Jordan has lost millions due to border closures — farmers…

AMMAN – The closure of Jordan’s borders with neighboring countries, namely Syria and Iraq, has inflicted losses on Jordan and its farmers, the farmers said.اضافة اعلان

The argument came amid comments by Agriculture Minister Khaled Al-Hneifat during a meeting with UN Food and Agriculture Organization (FAO) Director-General Qu Dongyu, tuesday.

Hneifat said 75% of the Jordanian border has been closed due to unrest in neighboring countries, such as Iraq and Syria. Accordingly, the ministry has developed the National Plan for Sustainable Agriculture, which has been in effect since the beginning of 2022.

Farmer Jamal Masalha said the closure of the Syrian border alone “cost Jordanian farmers more than JD 80 million over the last decade”. He explained that the loss was due to products from the plastic greenhouses, which were intended for export to Eastern Europe, Ukraine and Russia.

“At a cost of 1,700 to 1,800 JD per piece, there were 22,000 plastic greenhouses in Jordan whose production was intended for export to Eastern European markets via Syria,” he said. -he declares. News from Jordan.

But the export has been hampered by developments in Syria, he said. He noted that “the plan was to increase that number to 50,000 within a few years.”

“But now we have zero,” he said.

During the Syrian civil war, farmers were forced to sell their produce locally, including greenhouse produce, he said. This led to an increase in supply, coupled with a drop in demand, which drove prices down.

Alternatively, some farmers opted for exports via Israel to avoid further losses, he added.

“The border inspection with Syria lasted 8-10 days, which blocked shipments of Jordanian products for 22 days for each shipment from Jordan to Russia,” he said.

Noting that the produce was spoiling along the way, he said, “It was not good and resulted in huge losses for Jordanian farmers.”

He pointed out that the closure of the Syrian border has led to a drop in exports to Europe by 40-50%.

Walid Al Rabei, a Jordan Valley farmer who exported through Syria, said Jordanian farmers “need to export more than half of their overall production to make ends meet and maintain the profitable local price range”.

But because of the closures, “many farmers have gone bankrupt, and the majority of them now face legal liabilities,” Rabei said. News from Jordan.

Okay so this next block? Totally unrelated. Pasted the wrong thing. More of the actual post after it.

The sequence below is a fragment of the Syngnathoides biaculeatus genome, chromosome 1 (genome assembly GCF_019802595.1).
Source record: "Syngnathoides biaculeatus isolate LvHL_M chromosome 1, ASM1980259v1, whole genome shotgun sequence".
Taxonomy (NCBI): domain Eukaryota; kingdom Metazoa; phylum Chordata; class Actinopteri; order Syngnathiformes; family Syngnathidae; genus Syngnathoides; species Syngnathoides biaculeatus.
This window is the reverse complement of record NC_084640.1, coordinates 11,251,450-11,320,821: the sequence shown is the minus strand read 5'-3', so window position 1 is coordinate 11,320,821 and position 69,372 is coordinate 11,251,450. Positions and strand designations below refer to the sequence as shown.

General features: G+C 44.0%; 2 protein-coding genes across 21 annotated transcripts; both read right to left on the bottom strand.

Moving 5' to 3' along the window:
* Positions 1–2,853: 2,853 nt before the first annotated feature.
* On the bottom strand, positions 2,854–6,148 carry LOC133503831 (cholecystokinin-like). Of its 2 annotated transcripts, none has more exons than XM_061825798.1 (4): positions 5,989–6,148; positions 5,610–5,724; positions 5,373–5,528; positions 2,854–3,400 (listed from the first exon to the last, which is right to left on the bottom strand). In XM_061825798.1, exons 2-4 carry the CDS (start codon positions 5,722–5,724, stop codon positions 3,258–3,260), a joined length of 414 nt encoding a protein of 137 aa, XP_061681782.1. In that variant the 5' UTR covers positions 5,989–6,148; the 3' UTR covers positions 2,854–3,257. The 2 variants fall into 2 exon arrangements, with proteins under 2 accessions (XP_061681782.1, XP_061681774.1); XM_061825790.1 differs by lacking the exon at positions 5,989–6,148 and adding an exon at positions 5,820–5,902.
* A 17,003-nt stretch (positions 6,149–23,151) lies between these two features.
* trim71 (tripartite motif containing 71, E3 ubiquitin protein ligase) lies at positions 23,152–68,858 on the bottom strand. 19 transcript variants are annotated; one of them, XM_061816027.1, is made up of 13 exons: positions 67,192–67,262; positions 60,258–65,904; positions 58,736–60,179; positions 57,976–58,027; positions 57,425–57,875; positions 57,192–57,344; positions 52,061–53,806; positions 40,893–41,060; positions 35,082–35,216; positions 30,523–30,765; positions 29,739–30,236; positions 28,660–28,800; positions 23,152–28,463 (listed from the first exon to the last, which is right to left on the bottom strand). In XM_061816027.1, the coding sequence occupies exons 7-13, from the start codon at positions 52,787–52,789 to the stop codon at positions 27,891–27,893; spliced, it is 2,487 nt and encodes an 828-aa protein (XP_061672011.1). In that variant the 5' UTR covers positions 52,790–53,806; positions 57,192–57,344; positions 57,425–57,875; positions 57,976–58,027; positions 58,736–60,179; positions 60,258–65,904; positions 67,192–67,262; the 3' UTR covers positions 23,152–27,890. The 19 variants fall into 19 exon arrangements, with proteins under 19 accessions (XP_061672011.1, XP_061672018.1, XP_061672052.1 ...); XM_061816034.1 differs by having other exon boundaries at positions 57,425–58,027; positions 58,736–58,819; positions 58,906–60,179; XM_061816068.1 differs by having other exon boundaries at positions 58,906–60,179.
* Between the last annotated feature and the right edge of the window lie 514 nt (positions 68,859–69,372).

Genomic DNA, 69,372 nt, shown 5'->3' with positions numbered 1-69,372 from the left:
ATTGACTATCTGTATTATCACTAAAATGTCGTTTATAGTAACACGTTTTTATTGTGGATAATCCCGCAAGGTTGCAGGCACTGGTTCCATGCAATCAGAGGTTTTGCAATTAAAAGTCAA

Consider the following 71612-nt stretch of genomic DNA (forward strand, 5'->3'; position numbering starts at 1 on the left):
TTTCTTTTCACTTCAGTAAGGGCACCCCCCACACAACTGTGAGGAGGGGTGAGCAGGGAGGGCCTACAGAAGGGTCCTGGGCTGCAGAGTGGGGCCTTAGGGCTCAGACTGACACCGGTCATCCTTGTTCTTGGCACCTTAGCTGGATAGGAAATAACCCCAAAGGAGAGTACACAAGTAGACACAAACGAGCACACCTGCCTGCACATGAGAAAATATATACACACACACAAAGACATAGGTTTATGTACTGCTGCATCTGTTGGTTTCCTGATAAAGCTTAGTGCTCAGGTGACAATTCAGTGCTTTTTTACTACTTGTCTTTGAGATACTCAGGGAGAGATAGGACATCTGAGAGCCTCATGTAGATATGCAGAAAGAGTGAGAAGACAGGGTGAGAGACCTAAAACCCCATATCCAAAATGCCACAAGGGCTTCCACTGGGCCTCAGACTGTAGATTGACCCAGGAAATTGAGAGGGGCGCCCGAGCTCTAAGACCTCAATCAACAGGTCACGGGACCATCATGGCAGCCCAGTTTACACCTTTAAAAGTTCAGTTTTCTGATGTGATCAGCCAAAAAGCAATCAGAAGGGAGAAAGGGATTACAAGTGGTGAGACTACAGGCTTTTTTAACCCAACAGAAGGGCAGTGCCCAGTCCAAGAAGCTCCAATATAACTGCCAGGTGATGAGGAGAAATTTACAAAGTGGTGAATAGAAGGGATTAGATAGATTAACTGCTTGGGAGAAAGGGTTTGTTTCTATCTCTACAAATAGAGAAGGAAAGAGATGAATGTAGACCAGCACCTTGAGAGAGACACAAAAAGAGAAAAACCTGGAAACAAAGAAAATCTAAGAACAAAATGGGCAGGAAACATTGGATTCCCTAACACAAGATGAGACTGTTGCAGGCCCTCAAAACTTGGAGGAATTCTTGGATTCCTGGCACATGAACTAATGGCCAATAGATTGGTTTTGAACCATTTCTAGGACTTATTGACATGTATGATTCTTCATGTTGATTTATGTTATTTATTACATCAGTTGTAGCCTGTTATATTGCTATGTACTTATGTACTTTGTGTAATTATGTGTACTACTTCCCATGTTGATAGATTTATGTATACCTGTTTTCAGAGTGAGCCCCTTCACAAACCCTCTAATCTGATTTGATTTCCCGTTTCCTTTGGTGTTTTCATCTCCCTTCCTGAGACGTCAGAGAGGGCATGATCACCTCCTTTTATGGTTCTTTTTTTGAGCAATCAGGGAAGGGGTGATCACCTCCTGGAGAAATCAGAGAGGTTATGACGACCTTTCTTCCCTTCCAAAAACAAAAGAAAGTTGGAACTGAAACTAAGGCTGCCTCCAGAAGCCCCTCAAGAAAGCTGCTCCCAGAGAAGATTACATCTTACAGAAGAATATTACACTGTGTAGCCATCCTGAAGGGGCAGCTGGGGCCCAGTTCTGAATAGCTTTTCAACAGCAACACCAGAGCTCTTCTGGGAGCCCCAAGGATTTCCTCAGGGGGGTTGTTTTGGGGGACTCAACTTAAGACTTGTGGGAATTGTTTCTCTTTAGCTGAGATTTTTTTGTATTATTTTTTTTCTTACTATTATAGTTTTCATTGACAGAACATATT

Rabei proposed a barter system, which would allow Jordanian farmers to exchange products with Syrian and Lebanese farmers to compensate for some of the past losses.

“But there are powers at play here,” he warned, referring to the business and financial ramifications involved. “There are powerful producers and exporters in Jordan, who don’t want to see other farmers bringing the same products they import to the local market,” he explained.

As a result, export remains the only currently viable solution for Jordanian farmers, according to Rabei.

Agriculture ministry spokesman Lawrence Al-Majali said the ministry had been waiting for several years for “the situation in Iraq and Syria to be resolved, to restore agricultural exports to and through the traditional markets of Jordan “.

“The closure of the Syrian and Iraqi borders has caused Jordanian exports to and through Iraq and Syria to drop from 250,000 tonnes to nothing in a few years,” he said.

“Obviously, the ministry needs to find solutions, looking at the situation from the outside,” Majali added.

According to Majali, the national plan involved the creation of the Jordanian-Palestinian Agricultural Marketing Company, “which has won numerous contracts to export local products to markets in Europe and the Gulf, among other destinations”.

In fact, a recent shipment headed to Qatar ahead of the World Cup there, he noted.

“Another measure that was adopted to support the agricultural sector in Jordan was the introduction of interest-free loans to finance certain products demanded in the local market and abroad,” Majali said.

Additionally, the ministry is working to market surplus production of olives, dates and other products, the spokesperson said.

The National Plan for Sustainable Agriculture “addresses these issues to restore the profitability of the agricultural sector and find new export markets for local products, which could help revitalize the local sector in Jordan”, according to Majali.

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